From Anna Adler, Washington Capitals correspondent
It’s unclear how many people knew who Semyon Varlamov was until this time last year. He played a handful of games in the 08-09 season but became an unlikely playoff hero after Jose Theodore allowed 4 goals in the Caps loss in the first game of the first round of the playoffs. Coach Bruce Boudreau opted to start Varlamov in the next game and he stayed in net for the duration of the season. Varly, as he’s called, ultimately played twice as many playoff games for the Caps as he had regular season games and it’s entirely possible that if the Capitals had gone on to win the Stanley Cup, he may not have even qualified to have his name engraved. And yet, there he was, posting his first ever NHL shutout in just the second playoff game of his career. As the visiting team. At Madison Square Garden. All of a sudden, Caps PR hustled to inform the media of the correct spelling and pronunciation of his name and Varlamov t-shirts and jerseys went into production almost overnight. Theo, meanwhile, watched on from the bench as his stock with the team seemed to plummet.
The Capitals went on to lose to the Penguins and, throughout the summer, debate ensued as to whether Theo had lost his starting position to a kid still cutting his teeth in the AHL. Boudreau refused to show his hand, reiterating that the starting goalie job was up for grabs. Theo and Varly traded starts until Varlamov sustained an injury which kept him dormant through January and February. At that point, Michal Neuvirth was recalled from Hershey and played so admirably that for a while it looked as if Boudreau may have three contenders from which to chose. However, as the Caps moved into the home stretch of this season, it became obvious that the one-time Hart and Vezina trophy winner was regaining his confidence. He’s had a 30-7-7 regular season record which includes a 10-game winning streak and no regulation losses since January 13th. It was no real surprise then, when Boudreau made it known that Theodore would be the one starting in goal Thursday night against Montreal.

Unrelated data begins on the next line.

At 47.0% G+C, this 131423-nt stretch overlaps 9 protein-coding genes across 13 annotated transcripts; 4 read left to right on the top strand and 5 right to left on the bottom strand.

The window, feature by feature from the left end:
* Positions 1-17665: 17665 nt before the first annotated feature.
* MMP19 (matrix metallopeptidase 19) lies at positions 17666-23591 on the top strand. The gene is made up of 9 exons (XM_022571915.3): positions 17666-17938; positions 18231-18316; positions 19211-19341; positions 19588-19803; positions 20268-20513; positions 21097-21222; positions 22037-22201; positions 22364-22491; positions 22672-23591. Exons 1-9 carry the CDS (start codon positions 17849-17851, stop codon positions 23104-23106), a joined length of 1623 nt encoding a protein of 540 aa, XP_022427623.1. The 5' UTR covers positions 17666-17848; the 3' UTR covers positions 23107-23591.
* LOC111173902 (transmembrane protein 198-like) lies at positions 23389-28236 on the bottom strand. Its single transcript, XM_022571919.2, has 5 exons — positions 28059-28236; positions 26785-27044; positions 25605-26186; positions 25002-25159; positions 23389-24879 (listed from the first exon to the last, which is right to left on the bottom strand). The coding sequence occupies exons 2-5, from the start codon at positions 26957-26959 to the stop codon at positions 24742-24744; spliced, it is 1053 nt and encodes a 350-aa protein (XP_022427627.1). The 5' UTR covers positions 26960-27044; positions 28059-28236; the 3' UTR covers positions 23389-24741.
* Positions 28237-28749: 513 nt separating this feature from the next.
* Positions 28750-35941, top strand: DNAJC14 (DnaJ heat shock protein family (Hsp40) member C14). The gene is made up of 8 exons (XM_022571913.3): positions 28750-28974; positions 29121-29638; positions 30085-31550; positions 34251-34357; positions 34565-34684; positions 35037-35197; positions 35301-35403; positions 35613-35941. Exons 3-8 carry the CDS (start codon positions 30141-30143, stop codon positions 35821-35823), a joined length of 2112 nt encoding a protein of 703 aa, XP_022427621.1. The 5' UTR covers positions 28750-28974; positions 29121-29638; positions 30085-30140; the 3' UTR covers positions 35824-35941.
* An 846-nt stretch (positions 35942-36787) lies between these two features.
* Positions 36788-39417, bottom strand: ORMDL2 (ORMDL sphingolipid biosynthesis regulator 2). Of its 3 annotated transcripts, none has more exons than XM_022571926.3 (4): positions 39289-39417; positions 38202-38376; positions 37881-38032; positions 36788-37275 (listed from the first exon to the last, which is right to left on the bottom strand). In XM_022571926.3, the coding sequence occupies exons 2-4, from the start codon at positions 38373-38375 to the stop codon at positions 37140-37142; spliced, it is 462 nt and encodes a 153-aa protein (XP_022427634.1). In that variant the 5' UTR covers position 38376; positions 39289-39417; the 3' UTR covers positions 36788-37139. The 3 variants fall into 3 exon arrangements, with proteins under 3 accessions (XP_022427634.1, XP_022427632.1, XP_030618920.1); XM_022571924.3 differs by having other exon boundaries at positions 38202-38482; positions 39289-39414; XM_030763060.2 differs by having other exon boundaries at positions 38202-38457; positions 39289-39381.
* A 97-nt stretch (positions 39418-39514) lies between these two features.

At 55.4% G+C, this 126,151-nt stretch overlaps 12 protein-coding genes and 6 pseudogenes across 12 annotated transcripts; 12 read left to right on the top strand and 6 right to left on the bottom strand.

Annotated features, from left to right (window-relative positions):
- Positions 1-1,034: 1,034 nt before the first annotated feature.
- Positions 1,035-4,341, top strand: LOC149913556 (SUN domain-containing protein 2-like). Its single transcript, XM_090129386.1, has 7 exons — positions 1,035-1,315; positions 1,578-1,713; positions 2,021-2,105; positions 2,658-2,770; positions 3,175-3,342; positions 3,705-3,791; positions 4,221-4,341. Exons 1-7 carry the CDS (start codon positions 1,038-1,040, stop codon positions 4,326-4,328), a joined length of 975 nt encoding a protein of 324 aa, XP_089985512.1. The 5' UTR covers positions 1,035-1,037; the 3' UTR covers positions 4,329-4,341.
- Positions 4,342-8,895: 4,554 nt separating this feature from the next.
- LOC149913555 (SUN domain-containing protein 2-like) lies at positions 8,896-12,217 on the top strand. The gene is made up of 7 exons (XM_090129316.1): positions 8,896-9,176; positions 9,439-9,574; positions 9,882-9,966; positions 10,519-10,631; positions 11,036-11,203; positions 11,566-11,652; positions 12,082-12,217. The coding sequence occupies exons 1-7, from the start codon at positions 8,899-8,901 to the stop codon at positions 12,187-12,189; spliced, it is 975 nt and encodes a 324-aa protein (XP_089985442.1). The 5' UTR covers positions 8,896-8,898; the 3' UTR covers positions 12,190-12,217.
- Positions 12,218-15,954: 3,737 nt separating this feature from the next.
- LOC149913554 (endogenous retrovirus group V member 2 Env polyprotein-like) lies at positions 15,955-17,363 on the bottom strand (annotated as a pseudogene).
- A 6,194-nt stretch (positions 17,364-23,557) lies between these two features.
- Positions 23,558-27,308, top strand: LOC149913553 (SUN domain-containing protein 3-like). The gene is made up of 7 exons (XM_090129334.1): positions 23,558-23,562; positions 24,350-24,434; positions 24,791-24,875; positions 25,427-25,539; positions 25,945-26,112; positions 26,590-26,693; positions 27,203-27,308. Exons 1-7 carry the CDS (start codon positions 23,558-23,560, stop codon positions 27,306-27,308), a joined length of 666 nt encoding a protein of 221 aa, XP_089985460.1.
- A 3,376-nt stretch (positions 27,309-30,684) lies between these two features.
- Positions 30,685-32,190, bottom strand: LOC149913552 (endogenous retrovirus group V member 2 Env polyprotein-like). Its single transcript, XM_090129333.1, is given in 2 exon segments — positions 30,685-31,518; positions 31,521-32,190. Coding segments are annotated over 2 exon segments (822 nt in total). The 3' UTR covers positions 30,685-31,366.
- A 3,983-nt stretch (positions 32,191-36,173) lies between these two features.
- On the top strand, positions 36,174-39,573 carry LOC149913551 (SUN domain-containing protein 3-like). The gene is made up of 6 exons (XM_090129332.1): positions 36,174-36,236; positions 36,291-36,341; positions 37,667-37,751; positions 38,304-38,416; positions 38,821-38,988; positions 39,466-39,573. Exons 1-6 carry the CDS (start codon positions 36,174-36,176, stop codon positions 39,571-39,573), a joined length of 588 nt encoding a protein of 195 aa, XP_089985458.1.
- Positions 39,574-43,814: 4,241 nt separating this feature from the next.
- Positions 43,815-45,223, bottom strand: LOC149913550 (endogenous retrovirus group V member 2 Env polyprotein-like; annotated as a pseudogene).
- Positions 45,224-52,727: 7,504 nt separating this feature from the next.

Jose Theodore has had a rough year, to put it mildly. Aside from being benched, the waning days of summer brought tragedy when his two month old son passed away. Theodore, however, was back at training camp just weeks later ready to make a comeback. He would later comment, during a Washington Post interview from early March, that his release took the form of pouring himself into his work. He was considered the #1 goalie headed into the season but got off to a rocky start–pulled from net during a game against the Islanders after allowing 3 goals on 5 shots. The following game, he allowed 5 goals. He wouldn’t play again until late November but would win his first contest back with a 3-2 win over Carolina and only once since then has he posted two losses in a row.
It’s no secret that goaltending is the Capitals’ wild card. Theodore’s record may seem to speak for itself, but his detractors, most recently Canadiens centerman Tomas Plekanec, seem unphased. After all, the Capitals penalty kill unit is one of the worst in the league, which makes a goalie’s mental state all the more valuable. It’s imperative now that Jose Theodore maintains his composure, consistency, and place as #1 goaltender; to make sure Varlamov is warming the bench this year and not him–because Theo has worked too hard to let that happen again.